There is, therefore, no reason to distrust poll predictions for the second round; barring an unexpected disaster, Macron is about to win comfortably. And a disaster is highly unlikely: If anyone could compromise Macron, they would have done it before the first round, when he was weaker and there were other options for middle-of-the-road voters.

The accuracy of polls is just one way in which continental Europe has been more normal than the English-speaking countries. Both the Dutch and the French campaigns have been hard-fought and unusually dirty, but no one can claim foreign interference or hacking has affected the results. Macron claims there have been numerous attempts to hack his campaign, but if any have been successful, they turned up no damaging material. There was plenty of "fake news" to be found in France too, but it seemed to have played no role in determining the results. 

That persistent normalcy reflects continental Europe's equally persistent divergence from the U.S. and the U.K. The continent has higher government expenditure and lower growth, but also less inequality, higher saving rates and lower household debt. People's lives are less precarious in the core EU than in the English-speaking countries. Voters in the major continental nations may get angry and disappointed -- say, with French President Francois Hollande's feckless leadership or with the recent inflow of refugees from the Middle East -- but they don't get desperate enough to vote in a Donald Trump or to inflict Brexit-style turmoil on their countries.

Core EU countries may lose on certain economic parameters, but they win the sanity competition. That is a major, and underestimated, achievement of the EU: It has fostered a non-radical culture and a non-radical consensus that even powerful turbulence cannot destroy.

What, however, if the populist wave has merely slowed down, and, frustrated with more of the same, Europeans will give the populists a chance to govern in the next election? That's highly unlikely. Centrist leaders will work to consolidate their power and weaken their rivals' arguments. It's likely to mean tougher border policies and more pressure on newcomers to integrate, and certainly more targeted job policies to increase voter security. The EU unemployment rates are already on the way down, and, for better or for worse, there's less of a threat of tech-driven job destruction than in the U.S. because the EU's embrace of the tech revolution has been more cautious. Leaders such as Macron, Mark Rutte in the Netherlands, and Angela Merkel and Martin Schulz in Germany are visibly learning from their interactions with the hard left and far right. If anything, they will be tougher to dislodge in four or five years.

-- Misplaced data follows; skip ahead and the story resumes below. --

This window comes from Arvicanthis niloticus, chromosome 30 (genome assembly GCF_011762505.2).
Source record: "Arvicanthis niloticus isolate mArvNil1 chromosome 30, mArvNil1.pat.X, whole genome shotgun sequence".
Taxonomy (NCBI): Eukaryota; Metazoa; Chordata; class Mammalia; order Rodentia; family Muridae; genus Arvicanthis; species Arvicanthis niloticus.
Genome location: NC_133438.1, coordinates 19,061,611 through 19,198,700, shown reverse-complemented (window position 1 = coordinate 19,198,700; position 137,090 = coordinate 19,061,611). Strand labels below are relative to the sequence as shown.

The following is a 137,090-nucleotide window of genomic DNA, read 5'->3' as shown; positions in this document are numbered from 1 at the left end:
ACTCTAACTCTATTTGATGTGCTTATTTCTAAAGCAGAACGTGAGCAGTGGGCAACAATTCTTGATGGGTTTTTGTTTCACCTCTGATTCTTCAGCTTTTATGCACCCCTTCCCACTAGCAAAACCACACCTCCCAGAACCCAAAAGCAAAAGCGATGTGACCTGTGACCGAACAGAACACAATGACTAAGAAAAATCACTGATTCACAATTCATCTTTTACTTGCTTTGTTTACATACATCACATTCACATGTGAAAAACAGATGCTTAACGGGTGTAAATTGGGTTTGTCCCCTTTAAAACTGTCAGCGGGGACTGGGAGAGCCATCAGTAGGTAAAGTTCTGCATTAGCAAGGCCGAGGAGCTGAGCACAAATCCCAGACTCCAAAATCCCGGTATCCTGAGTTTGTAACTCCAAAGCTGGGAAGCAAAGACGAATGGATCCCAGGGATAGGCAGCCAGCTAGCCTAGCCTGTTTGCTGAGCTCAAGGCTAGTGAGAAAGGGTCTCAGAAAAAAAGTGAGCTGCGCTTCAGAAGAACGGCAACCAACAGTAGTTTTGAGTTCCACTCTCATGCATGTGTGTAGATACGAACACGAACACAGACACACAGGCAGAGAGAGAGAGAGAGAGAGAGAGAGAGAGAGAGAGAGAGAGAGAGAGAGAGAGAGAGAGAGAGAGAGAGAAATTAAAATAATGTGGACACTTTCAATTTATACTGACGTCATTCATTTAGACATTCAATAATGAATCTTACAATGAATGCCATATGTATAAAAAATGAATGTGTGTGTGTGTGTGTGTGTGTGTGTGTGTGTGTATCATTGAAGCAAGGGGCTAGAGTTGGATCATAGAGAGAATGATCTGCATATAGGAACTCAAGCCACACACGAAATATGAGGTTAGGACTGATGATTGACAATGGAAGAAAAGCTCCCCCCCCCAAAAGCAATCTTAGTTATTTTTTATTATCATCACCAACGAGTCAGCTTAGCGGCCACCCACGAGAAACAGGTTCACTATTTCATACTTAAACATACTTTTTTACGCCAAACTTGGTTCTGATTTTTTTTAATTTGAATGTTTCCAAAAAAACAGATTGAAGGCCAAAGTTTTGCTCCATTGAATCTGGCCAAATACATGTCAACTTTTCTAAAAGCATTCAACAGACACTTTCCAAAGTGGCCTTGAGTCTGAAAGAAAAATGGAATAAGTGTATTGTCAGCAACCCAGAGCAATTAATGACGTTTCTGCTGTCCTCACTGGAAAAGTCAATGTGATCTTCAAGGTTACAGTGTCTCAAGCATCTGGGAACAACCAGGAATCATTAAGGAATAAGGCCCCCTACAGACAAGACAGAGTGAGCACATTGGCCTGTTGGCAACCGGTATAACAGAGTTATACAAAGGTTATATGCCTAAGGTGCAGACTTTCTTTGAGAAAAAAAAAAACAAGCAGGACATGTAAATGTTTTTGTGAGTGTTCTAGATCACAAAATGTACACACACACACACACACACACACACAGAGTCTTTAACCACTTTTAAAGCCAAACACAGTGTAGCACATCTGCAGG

Barnes is smart to be betting on Macron in the second round as well, just as he was smart not to bet on Hillary Clinton. It's time to stop making disparaging comments about the EU and shorting the euro because of political fears. The biggest risks today are in the English-speaking world -- at least until it fully internalizes its populist inoculation.

This column does not necessarily reflect the opinion of the editorial board or Bloomberg LP and its owners.

Leonid Bershidsky is a Bloomberg View columnist. He was the founding editor of the Russian business daily Vedomosti and founded the opinion website

To contact the author of this story: Leonid Bershidsky at

For more columns from Bloomberg View, visit